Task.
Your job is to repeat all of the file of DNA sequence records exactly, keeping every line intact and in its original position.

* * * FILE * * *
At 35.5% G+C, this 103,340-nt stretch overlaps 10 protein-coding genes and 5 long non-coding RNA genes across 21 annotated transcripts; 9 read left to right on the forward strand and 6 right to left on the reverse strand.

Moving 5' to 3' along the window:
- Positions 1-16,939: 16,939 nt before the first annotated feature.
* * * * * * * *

At 35.5% G+C, this 103,340-nt stretch overlaps 10 protein-coding genes and 5 long non-coding RNA genes across 21 annotated transcripts; 9 read left to right on the forward strand and 6 right to left on the reverse strand.

Moving 5' to 3' along the window:
- Positions 1-16,939: 16,939 nt before the first annotated feature.